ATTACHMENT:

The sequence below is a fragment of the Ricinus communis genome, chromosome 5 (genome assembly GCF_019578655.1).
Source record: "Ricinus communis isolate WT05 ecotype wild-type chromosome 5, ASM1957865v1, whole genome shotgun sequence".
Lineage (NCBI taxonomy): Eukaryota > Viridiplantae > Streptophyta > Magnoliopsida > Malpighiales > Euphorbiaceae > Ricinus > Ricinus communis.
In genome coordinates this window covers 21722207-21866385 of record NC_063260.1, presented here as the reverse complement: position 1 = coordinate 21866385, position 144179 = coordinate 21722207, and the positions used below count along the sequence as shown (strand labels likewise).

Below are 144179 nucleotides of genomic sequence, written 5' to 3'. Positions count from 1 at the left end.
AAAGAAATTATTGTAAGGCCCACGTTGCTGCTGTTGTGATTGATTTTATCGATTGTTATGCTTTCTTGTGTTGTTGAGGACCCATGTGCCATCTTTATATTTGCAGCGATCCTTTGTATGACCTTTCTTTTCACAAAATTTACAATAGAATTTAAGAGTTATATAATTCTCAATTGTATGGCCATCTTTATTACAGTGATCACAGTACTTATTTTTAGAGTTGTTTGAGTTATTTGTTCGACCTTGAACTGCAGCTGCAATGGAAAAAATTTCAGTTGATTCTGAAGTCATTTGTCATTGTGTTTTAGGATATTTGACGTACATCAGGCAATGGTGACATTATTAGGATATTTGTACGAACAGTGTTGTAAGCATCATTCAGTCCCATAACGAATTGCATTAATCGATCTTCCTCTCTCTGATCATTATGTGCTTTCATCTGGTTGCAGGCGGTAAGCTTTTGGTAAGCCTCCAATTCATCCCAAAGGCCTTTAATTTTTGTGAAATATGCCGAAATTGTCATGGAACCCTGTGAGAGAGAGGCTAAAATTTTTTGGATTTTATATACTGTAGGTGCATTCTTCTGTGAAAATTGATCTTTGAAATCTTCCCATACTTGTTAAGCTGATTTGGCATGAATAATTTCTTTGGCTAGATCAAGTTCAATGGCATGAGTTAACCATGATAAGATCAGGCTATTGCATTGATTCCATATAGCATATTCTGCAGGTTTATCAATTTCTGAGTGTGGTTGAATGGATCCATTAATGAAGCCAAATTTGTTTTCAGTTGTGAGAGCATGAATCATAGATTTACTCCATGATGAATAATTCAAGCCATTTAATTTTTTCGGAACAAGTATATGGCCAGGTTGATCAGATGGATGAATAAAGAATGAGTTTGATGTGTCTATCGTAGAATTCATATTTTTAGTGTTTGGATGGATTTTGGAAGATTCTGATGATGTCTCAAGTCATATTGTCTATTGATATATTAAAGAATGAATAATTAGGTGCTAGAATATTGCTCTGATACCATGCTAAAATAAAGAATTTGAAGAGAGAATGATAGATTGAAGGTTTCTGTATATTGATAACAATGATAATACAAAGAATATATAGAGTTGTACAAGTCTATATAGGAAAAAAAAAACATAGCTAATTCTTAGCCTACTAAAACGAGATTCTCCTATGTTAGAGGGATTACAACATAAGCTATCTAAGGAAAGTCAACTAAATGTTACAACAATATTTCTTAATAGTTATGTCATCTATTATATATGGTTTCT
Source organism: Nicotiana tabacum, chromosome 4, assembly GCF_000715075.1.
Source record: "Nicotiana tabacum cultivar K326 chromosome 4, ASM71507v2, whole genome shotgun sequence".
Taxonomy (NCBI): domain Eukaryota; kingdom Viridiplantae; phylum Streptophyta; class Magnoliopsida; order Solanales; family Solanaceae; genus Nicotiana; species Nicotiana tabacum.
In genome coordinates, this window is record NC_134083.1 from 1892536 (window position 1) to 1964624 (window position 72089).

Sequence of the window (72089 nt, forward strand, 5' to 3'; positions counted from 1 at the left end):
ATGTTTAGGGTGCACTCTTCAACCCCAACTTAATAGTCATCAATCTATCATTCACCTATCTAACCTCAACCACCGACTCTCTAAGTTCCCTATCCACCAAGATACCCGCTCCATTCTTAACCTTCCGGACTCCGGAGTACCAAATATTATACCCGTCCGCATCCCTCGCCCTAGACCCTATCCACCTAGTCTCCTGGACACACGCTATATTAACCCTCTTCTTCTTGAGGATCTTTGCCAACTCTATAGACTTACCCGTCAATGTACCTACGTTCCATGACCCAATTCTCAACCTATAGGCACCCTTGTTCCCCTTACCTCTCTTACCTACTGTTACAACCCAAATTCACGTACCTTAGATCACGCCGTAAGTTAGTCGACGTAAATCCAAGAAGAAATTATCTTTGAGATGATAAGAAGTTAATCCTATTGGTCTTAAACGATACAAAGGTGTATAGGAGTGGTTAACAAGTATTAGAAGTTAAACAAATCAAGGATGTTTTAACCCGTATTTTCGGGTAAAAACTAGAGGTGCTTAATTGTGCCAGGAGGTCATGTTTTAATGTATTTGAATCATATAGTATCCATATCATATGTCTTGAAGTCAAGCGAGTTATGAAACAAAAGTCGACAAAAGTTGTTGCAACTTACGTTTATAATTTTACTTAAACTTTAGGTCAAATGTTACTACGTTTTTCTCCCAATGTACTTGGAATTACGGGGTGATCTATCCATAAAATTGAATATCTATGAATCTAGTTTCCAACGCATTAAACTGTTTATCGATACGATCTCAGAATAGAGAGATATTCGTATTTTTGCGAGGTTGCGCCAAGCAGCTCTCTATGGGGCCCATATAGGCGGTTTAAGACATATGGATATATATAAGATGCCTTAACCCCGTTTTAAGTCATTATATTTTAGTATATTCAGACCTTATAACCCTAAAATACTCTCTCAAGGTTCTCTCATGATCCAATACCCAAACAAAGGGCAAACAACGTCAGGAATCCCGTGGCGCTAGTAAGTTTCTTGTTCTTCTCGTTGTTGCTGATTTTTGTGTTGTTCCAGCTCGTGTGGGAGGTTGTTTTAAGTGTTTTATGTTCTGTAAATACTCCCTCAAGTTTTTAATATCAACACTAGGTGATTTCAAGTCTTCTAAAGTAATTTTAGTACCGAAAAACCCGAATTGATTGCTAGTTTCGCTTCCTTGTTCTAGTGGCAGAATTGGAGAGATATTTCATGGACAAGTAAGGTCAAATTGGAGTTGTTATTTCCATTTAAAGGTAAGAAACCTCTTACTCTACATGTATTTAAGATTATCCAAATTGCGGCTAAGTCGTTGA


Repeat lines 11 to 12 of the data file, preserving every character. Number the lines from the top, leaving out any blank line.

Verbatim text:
Sequence of the window (72089 nt, forward strand, 5' to 3'; positions counted from 1 at the left end):
ATGTTTAGGGTGCACTCTTCAACCCCAACTTAATAGTCATCAATCTATCATTCACCTATCTAACCTCAACCACCGACTCTCTAAGTTCCCTATCCACCAAGATACCCGCTCCATTCTTAACCTTCCGGACTCCGGAGTACCAAATATTATACCCGTCCGCATCCCTCGCCCTAGACCCTATCCACCTAGTCTCCTGGACACACGCTATATTAACCCTCTTCTTCTTGAGGATCTTTGCCAACTCTATAGACTTACCCGTCAATGTACCTACGTTCCATGACCCAATTCTCAACCTATAGGCACCCTTGTTCCCCTTACCTCTCTTACCTACTGTTACAACCCAAATTCACGTACCTTAGATCACGCCGTAAGTTAGTCGACGTAAATCCAAGAAGAAATTATCTTTGAGATGATAAGAAGTTAATCCTATTGGTCTTAAACGATACAAAGGTGTATAGGAGTGGTTAACAAGTATTAGAAGTTAAACAAATCAAGGATGTTTTAACCCGTATTTTCGGGTAAAAACTAGAGGTGCTTAATTGTGCCAGGAGGTCATGTTTTAATGTATTTGAATCATATAGTATCCATATCATATGTCTTGAAGTCAAGCGAGTTATGAAACAAAAGTCGACAAAAGTTGTTGCAACTTACGTTTATAATTTTACTTAAACTTTAGGTCAAATGTTACTACGTTTTTCTCCCAATGTACTTGGAATTACGGGGTGATCTATCCATAAAATTGAATATCTATGAATCTAGTTTCCAACGCATTAAACTGTTTATCGATACGATCTCAGAATAGAGAGATATTCGTATTTTTGCGAGGTTGCGCCAAGCAGCTCTCTATGGGGCCCATATAGGCGGTTTAAGACATATGGATATATATAAGATGCCTTAACCCCGTTTTAAGTCATTATATTTTAGTATATTCAGACCTTATAACCCTAAAATACTCTCTCAAGGTTCTCTCATGATCCAATACCCAAACAAAGGGCAAACAACGTCAGGAATCCCGTGGCGCTAGTAAGTTTCTTGTTCTTCTCGTTGTTGCTGATTTTTGTGTTGTTCCAGCTCGTGTGGGAGGTTGTTTTAAGTGTTTTATGTTCTGTAAATACTCCCTCAAGTTTTTAATATCAACACTAGGTGATTTCAAGTCTTCTAAAGTAATTTTAGTACCGAAAAACCCGAATTGATTGCTAGTTTCGCTTCCTTGTTCTAGTGGCAGAATTGGAGAGATATTTCATGGACAAGTAAGGTCAAATTGGAGTTGTTATTTCCATTTAAAGGTAAGAAACCTCTTACTCTACATGTATTTAAGATTATCCAAATTGCGGCTAAGTCGTTGA